The research purposes were to examine the factorial and convergent validity, internal consistency, and test-retest reliability of the Exercise Dependence Scale (EDS). Two separate studies, containing a total of 1,263 college students, were undertaken to accomplish these purposes. Participants completed the EDS and measures of exercise behavior and perfectionism. Confirmatory factor analysis in Study 1 reduced the scale from 28 to 21 items (i.e., 3 items per subscale) and it supported a correlated seven-factor model in Study 2 (Tucker-Lewis Index = .96, comparative fit index = .97, root mean square error of approximation = .05, average absolute standardized residual = .02). Adequate internal consistency and test-rest reliability for the scale was evidenced. Consistent with the hypotheses and the EDS classifications for exercise dependence symptoms, individuals at risk for exercise dependence reported more exercise behavior and perfectionistic tendencies, compared to the nondependent-symptomatic and nondependent-asymptomatic groups. These studies provide evidence for the reliability and validity of the EDS. Research in more diverse populations is needed to further examine the general applicability of the EDS-Revised.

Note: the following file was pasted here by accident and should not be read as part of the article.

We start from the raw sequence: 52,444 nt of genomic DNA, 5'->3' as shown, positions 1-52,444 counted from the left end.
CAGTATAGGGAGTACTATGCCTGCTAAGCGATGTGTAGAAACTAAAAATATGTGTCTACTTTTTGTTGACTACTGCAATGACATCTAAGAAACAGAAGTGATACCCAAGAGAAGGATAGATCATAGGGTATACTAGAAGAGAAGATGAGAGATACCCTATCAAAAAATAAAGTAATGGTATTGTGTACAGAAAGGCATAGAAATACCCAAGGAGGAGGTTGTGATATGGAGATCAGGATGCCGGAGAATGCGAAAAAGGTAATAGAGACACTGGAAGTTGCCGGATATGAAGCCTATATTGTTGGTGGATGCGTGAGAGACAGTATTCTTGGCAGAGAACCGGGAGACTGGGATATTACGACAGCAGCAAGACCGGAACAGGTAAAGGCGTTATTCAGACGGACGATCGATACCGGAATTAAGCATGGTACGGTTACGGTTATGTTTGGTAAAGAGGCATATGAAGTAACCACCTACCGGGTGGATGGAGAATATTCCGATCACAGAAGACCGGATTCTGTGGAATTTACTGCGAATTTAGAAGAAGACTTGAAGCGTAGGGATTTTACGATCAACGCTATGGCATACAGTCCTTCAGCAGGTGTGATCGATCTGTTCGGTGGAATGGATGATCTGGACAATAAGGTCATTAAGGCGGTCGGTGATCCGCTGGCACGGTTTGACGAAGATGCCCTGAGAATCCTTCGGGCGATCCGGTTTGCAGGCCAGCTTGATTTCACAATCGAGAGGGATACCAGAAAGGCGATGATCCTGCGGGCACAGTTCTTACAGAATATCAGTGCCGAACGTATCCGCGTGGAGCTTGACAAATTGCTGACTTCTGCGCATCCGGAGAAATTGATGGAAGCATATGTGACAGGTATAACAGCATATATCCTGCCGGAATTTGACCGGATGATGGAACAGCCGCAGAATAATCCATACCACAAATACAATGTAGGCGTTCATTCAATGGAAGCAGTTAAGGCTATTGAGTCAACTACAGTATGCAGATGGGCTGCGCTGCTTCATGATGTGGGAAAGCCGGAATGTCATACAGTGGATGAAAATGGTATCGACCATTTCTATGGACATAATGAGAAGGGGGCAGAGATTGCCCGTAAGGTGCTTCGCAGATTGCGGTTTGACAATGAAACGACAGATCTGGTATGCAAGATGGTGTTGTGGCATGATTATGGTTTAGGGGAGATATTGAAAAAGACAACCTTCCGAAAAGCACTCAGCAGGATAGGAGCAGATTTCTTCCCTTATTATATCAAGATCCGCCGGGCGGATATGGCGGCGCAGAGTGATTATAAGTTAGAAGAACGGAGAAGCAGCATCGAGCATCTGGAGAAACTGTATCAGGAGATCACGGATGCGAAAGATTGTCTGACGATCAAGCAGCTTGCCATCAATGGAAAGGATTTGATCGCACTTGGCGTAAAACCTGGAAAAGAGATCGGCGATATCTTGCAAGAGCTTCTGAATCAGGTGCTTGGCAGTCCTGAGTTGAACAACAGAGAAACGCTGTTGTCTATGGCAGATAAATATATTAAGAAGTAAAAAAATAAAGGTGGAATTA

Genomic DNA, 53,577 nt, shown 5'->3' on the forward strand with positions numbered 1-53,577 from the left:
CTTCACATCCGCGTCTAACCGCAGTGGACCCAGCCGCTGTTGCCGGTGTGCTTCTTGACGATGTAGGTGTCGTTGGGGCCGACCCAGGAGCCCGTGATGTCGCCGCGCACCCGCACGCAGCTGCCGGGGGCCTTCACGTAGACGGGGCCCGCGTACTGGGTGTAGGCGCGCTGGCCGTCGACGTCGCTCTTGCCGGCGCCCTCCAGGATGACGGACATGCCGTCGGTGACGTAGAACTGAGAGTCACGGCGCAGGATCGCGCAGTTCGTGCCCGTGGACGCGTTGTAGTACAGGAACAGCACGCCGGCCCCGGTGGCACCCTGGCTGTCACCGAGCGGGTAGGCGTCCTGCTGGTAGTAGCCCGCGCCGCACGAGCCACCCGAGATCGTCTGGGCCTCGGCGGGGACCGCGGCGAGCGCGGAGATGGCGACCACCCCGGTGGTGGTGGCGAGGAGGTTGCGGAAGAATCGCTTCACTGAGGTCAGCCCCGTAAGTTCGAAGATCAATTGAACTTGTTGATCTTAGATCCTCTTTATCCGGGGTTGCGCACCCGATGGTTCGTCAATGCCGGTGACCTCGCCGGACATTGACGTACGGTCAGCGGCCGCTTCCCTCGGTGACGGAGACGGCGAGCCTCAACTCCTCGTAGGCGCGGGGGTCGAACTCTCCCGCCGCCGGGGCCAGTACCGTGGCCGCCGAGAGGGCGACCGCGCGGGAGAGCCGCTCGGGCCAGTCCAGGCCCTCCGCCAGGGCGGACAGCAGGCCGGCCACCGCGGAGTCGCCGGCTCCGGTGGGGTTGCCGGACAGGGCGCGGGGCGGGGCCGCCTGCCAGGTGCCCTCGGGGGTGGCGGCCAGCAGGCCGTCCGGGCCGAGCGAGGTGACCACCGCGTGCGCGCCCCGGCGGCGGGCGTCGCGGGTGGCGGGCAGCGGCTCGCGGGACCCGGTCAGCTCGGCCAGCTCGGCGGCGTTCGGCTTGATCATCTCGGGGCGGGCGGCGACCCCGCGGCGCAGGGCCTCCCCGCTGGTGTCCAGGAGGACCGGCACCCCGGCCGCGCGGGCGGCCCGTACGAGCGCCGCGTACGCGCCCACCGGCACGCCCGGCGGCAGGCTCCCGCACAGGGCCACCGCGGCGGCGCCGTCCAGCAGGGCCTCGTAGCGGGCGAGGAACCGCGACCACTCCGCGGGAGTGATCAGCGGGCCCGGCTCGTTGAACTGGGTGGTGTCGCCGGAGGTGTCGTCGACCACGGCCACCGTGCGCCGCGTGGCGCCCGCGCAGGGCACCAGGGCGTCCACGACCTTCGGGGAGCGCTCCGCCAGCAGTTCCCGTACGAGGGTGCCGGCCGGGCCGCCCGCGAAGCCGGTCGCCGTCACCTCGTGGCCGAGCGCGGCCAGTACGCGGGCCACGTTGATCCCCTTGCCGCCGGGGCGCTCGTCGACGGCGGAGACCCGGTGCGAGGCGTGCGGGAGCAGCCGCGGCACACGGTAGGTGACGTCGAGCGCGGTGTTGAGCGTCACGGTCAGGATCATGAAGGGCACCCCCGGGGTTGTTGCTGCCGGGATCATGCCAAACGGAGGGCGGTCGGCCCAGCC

|Original language||English (US)|
|Number of pages||19|
|Journal||Measurement in Physical Education and Exercise Science|
|State||Published - Jan 1 2004|
All Science Journal Classification (ASJC) codes
- Orthopedics and Sports Medicine
- Physical Therapy, Sports Therapy and Rehabilitation